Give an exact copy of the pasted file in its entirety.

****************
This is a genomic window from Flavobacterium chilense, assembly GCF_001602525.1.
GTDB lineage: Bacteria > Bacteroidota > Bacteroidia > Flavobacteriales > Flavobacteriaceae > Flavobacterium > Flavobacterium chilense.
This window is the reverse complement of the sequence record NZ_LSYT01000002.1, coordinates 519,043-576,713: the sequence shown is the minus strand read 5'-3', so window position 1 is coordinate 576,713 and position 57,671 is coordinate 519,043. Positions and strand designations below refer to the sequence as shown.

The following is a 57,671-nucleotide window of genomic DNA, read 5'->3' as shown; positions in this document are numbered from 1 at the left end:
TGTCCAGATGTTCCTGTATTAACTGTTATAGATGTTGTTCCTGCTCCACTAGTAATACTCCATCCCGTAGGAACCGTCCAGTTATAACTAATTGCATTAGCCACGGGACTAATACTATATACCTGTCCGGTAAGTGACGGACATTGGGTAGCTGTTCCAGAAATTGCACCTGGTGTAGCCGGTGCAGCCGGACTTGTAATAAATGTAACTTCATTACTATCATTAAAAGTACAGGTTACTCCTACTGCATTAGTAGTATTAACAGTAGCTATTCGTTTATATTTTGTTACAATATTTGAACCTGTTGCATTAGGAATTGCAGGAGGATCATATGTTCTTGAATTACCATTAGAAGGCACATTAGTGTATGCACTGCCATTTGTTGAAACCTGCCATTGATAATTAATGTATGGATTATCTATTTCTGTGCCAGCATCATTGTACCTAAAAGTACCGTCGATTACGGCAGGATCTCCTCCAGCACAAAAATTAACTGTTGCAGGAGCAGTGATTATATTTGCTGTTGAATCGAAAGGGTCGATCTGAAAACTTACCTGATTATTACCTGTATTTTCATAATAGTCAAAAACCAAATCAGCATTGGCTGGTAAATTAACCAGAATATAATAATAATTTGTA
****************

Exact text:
This is a genomic window from Flavobacterium chilense, assembly GCF_001602525.1.
GTDB lineage: Bacteria > Bacteroidota > Bacteroidia > Flavobacteriales > Flavobacteriaceae > Flavobacterium > Flavobacterium chilense.
This window is the reverse complement of the sequence record NZ_LSYT01000002.1, coordinates 519,043-576,713: the sequence shown is the minus strand read 5'-3', so window position 1 is coordinate 576,713 and position 57,671 is coordinate 519,043. Positions and strand designations below refer to the sequence as shown.

The following is a 57,671-nucleotide window of genomic DNA, read 5'->3' as shown; positions in this document are numbered from 1 at the left end:
TGTCCAGATGTTCCTGTATTAACTGTTATAGATGTTGTTCCTGCTCCACTAGTAATACTCCATCCCGTAGGAACCGTCCAGTTATAACTAATTGCATTAGCCACGGGACTAATACTATATACCTGTCCGGTAAGTGACGGACATTGGGTAGCTGTTCCAGAAATTGCACCTGGTGTAGCCGGTGCAGCCGGACTTGTAATAAATGTAACTTCATTACTATCATTAAAAGTACAGGTTACTCCTACTGCATTAGTAGTATTAACAGTAGCTATTCGTTTATATTTTGTTACAATATTTGAACCTGTTGCATTAGGAATTGCAGGAGGATCATATGTTCTTGAATTACCATTAGAAGGCACATTAGTGTATGCACTGCCATTTGTTGAAACCTGCCATTGATAATTAATGTATGGATTATCTATTTCTGTGCCAGCATCATTGTACCTAAAAGTACCGTCGATTACGGCAGGATCTCCTCCAGCACAAAAATTAACTGTTGCAGGAGCAGTGATTATATTTGCTGTTGAATCGAAAGGGTCGATCTGAAAACTTACCTGATTATTACCTGTATTTTCATAATAGTCAAAAACCAAATCAGCATTGGCTGGTAAATTAACCAGAATATAATAATAATTTGTA